Yourope, me and us

So I've voted. Remain. My partner and I applied for a postal vote because we're going to be away next week, visiting my Gibraltarian-born aunt in Spain (where she's lived for much of her life). She was very anxious that we shouldn't waste our Remain votes, so I'd like to reassure her it's a done deed. Virtually 100% of Gibraltarians are expected to vote Remain. Yes, they have a vote in the UK referendum too, and they are very fearful of the result for them of a Brexit. Not a lot of people know that.

I was born and grew up on the Rock. We Gibraltarians lived in harmony with the British colonial powers. We played cricket with them (the annual Gibraltar Cricket Association v Combined Services matches were keenly contested in a friendly spirit). We imbibed British (as well as Spanish) culture. We lived in harmony with and sometimes inter-married with our Spanish neighbours across the border, many of whom relied on Gibraltar for employment.

But we were always aware that on the other side of that border was a Fascist dictatorship. And in 1969, after years of harassment, General Franco, the then dictator, closed the frontier and attempted to starve the Gibraltarians into surrender to his demands that Gibraltar be ceded to Spain. In the process, he put thousands of his own citizens out of work.

The Gibraltarians resisted. And in 1975 Franco died, and Spain began its painful transition to democracy and the modern world. In the 1980s, finally, the border was re-opened. And in 1986 Spain joined the EU. So between Gibraltar and Spain there is now an open border, and in Spain itself free democratic institutions of the sort that we Gibraltarians had already enjoyed for decades.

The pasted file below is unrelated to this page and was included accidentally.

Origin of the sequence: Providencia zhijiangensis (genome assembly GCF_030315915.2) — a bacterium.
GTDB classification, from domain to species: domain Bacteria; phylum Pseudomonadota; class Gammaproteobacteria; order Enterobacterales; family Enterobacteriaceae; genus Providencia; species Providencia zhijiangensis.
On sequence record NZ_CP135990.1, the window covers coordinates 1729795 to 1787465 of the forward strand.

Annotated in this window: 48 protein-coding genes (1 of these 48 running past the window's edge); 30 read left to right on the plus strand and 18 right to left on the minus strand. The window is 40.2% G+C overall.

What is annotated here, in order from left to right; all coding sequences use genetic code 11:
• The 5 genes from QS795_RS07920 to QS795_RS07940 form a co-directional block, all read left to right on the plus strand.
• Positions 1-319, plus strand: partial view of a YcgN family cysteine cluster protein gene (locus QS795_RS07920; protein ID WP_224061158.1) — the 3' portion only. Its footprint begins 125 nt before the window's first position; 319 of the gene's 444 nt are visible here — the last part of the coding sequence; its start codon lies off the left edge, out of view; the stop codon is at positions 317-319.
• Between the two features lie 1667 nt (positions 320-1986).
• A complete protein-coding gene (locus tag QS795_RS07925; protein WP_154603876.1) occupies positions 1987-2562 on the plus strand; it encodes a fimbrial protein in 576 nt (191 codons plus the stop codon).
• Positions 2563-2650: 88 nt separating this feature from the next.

Some of the reasons why Gibraltarians are right to fear Brexit are expressed more cogently than I can by Maurice Xiberras, former prominent Gibraltar politician (and, as it happens, former schoolteacher of mine!).

These are not, of course, the only reasons I am a Remainer. I have not lived in Gibraltar since coming to university in London in the late 1960s, though I still have friends and family on the Rock. Having made my home in England, though, I dread the thought of its turning to the Little England of nightmares. And I mean Little England, since it seems likely that in the event of a vote in which England opts for Brexit and Scotland for Remain, a second referendum on Scottish independence would be inevitable.

When we were growing up, we learned to regard "English" people (by which we meant Scottish, Welsh and Northern Irish as well – ie British non-Gibraltarians) as our friends. I didn't know words like "racist" or "xenophobic" at that time, but we did know that a very small minority of "English" people didn't respond to our friendship. I am fearful that this small minority is about to persuade others who know no better that there is a future for England outside of this entity called "Europe" – hankering after an Empire that ceased to exist some time ago.

And yes, I know I am in a strange position, defending one of the relics of that Empire – albeit now self-governing in everything but foreign policy and defence. But there you are, life is complex. I feel British, but also European, with strong links to the continent of Europe. My forebears include a Welshman on my father's side (my great-grandfather, who gave me my surname) and Genoese traders on my mother's side, who settled in Gibraltar in the 19th century.

By the way, the ruling party in the Gibraltar Parliament (formerly the Gibraltar Assembly) is the Gibraltar Socialist Labour Party. It has close links to the British Labour Party. But support for Remain in Gibraltar transcends political boundaries, as it does in the UK. There is no equivalent of UKIP.


Popular posts from this blog

Not The Jungle Book

My Collected Poems – an update

from THE GREY AREA: The Old Dick